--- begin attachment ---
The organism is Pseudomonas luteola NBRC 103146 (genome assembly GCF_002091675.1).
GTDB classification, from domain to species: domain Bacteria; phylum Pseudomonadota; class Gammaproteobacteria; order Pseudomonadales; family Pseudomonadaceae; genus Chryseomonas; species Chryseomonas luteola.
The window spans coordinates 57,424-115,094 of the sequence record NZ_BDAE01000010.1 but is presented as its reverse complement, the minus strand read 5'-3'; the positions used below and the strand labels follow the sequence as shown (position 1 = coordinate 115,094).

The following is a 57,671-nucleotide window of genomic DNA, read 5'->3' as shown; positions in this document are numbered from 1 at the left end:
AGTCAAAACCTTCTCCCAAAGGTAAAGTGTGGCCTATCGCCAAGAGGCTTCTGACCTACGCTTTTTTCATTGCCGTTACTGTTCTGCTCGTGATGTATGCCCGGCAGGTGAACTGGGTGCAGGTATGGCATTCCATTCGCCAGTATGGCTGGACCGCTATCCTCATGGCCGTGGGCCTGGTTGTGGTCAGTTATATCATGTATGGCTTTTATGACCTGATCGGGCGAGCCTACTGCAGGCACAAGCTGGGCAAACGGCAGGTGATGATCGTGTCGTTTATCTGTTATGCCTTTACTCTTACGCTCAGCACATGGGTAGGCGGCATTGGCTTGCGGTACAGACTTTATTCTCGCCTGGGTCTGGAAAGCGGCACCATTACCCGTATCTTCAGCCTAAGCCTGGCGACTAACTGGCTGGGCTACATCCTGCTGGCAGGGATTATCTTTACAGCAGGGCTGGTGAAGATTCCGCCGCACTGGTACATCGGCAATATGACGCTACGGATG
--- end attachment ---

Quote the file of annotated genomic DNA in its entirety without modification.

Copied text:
The organism is Pseudomonas luteola NBRC 103146 (genome assembly GCF_002091675.1).
GTDB classification, from domain to species: domain Bacteria; phylum Pseudomonadota; class Gammaproteobacteria; order Pseudomonadales; family Pseudomonadaceae; genus Chryseomonas; species Chryseomonas luteola.
The window spans coordinates 57,424-115,094 of the sequence record NZ_BDAE01000010.1 but is presented as its reverse complement, the minus strand read 5'-3'; the positions used below and the strand labels follow the sequence as shown (position 1 = coordinate 115,094).

The following is a 57,671-nucleotide window of genomic DNA, read 5'->3' as shown; positions in this document are numbered from 1 at the left end:
AGTCAAAACCTTCTCCCAAAGGTAAAGTGTGGCCTATCGCCAAGAGGCTTCTGACCTACGCTTTTTTCATTGCCGTTACTGTTCTGCTCGTGATGTATGCCCGGCAGGTGAACTGGGTGCAGGTATGGCATTCCATTCGCCAGTATGGCTGGACCGCTATCCTCATGGCCGTGGGCCTGGTTGTGGTCAGTTATATCATGTATGGCTTTTATGACCTGATCGGGCGAGCCTACTGCAGGCACAAGCTGGGCAAACGGCAGGTGATGATCGTGTCGTTTATCTGTTATGCCTTTACTCTTACGCTCAGCACATGGGTAGGCGGCATTGGCTTGCGGTACAGACTTTATTCTCGCCTGGGTCTGGAAAGCGGCACCATTACCCGTATCTTCAGCCTAAGCCTGGCGACTAACTGGCTGGGCTACATCCTGCTGGCAGGGATTATCTTTACAGCAGGGCTGGTGAAGATTCCGCCGCACTGGTACATCGGCAATATGACGCTACGGATG